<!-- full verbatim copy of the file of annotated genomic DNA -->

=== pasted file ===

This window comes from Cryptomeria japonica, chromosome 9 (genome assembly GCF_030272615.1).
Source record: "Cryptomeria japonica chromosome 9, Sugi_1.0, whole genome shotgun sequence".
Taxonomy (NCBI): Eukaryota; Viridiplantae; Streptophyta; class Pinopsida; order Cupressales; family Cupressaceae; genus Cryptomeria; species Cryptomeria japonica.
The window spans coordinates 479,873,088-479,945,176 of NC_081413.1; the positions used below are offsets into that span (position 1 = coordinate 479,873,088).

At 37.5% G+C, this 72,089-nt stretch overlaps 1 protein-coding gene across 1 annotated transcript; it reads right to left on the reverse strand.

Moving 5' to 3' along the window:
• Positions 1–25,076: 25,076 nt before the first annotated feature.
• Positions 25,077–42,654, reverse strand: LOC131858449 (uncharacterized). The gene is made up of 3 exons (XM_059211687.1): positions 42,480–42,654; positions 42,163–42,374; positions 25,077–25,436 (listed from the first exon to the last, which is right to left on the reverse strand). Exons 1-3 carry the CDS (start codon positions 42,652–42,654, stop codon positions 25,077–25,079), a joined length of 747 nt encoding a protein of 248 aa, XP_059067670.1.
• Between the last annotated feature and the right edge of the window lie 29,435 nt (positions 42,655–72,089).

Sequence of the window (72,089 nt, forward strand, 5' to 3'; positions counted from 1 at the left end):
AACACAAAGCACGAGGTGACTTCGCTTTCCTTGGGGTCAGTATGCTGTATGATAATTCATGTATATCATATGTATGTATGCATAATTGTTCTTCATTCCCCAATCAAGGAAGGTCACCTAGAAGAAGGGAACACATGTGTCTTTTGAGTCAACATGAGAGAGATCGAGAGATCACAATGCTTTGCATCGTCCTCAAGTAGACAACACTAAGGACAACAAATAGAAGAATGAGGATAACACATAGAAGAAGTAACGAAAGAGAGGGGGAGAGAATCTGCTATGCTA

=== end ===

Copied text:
This window comes from Cryptomeria japonica, chromosome 9 (genome assembly GCF_030272615.1).
Source record: "Cryptomeria japonica chromosome 9, Sugi_1.0, whole genome shotgun sequence".
Taxonomy (NCBI): Eukaryota; Viridiplantae; Streptophyta; class Pinopsida; order Cupressales; family Cupressaceae; genus Cryptomeria; species Cryptomeria japonica.
The window spans coordinates 479,873,088-479,945,176 of NC_081413.1; the positions used below are offsets into that span (position 1 = coordinate 479,873,088).

At 37.5% G+C, this 72,089-nt stretch overlaps 1 protein-coding gene across 1 annotated transcript; it reads right to left on the reverse strand.

Moving 5' to 3' along the window:
• Positions 1–25,076: 25,076 nt before the first annotated feature.
• Positions 25,077–42,654, reverse strand: LOC131858449 (uncharacterized). The gene is made up of 3 exons (XM_059211687.1): positions 42,480–42,654; positions 42,163–42,374; positions 25,077–25,436 (listed from the first exon to the last, which is right to left on the reverse strand). Exons 1-3 carry the CDS (start codon positions 42,652–42,654, stop codon positions 25,077–25,079), a joined length of 747 nt encoding a protein of 248 aa, XP_059067670.1.
• Between the last annotated feature and the right edge of the window lie 29,435 nt (positions 42,655–72,089).

Sequence of the window (72,089 nt, forward strand, 5' to 3'; positions counted from 1 at the left end):
AACACAAAGCACGAGGTGACTTCGCTTTCCTTGGGGTCAGTATGCTGTATGATAATTCATGTATATCATATGTATGTATGCATAATTGTTCTTCATTCCCCAATCAAGGAAGGTCACCTAGAAGAAGGGAACACATGTGTCTTTTGAGTCAACATGAGAGAGATCGAGAGATCACAATGCTTTGCATCGTCCTCAAGTAGACAACACTAAGGACAACAAATAGAAGAATGAGGATAACACATAGAAGAAGTAACGAAAGAGAGGGGGAGAGAATCTGCTATGCTA